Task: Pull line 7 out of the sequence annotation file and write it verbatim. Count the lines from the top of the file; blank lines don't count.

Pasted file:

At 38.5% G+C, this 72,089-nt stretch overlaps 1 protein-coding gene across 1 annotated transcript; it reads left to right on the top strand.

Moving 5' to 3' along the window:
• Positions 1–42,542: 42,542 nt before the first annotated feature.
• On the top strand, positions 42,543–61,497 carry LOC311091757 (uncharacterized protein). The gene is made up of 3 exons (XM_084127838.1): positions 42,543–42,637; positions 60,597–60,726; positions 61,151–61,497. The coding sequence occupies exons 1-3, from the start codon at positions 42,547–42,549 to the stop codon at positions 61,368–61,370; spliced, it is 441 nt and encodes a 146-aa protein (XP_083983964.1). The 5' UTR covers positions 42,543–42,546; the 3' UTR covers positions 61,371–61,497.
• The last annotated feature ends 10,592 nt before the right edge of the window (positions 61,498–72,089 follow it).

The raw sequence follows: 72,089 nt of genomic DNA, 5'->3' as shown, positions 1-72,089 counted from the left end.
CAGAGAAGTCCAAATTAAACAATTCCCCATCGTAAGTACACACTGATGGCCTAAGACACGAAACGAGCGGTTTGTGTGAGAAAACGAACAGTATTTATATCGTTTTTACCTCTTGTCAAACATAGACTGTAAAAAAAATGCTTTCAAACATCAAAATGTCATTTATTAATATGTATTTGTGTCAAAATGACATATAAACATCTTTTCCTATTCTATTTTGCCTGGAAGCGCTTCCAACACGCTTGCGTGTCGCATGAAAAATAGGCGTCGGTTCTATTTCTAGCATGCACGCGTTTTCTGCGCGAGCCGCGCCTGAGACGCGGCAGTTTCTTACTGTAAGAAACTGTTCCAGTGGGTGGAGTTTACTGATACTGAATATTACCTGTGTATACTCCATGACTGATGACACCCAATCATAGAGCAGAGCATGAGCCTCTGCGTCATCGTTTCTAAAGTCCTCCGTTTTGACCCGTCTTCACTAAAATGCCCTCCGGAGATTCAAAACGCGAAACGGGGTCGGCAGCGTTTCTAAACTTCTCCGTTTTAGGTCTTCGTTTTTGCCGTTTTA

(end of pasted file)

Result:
CAGAGAAGTCCAAATTAAACAATTCCCCATCGTAAGTACACACTGATGGCCTAAGACACGAAACGAGCGGTTTGTGTGAGAAAACGAACAGTATTTATATCGTTTTTACCTCTTGTCAAACATAGACTGTAAAAAAAATGCTTTCAAACATCAAAATGTCATTTATTAATATGTATTTGTGTCAAAATGACATATAAACATCTTTTCCTATTCTATTTTGCCTGGAAGCGCTTCCAACACGCTTGCGTGTCGCATGAAAAATAGGCGTCGGTTCTATTTCTAGCATGCACGCGTTTTCTGCGCGAGCCGCGCCTGAGACGCGGCAGTTTCTTACTGTAAGAAACTGTTCCAGTGGGTGGAGTTTACTGATACTGAATATTACCTGTGTATACTCCATGACTGATGACACCCAATCATAGAGCAGAGCATGAGCCTCTGCGTCATCGTTTCTAAAGTCCTCCGTTTTGACCCGTCTTCACTAAAATGCCCTCCGGAGATTCAAAACGCGAAACGGGGTCGGCAGCGTTTCTAAACTTCTCCGTTTTAGGTCTTCGTTTTTGCCGTTTTA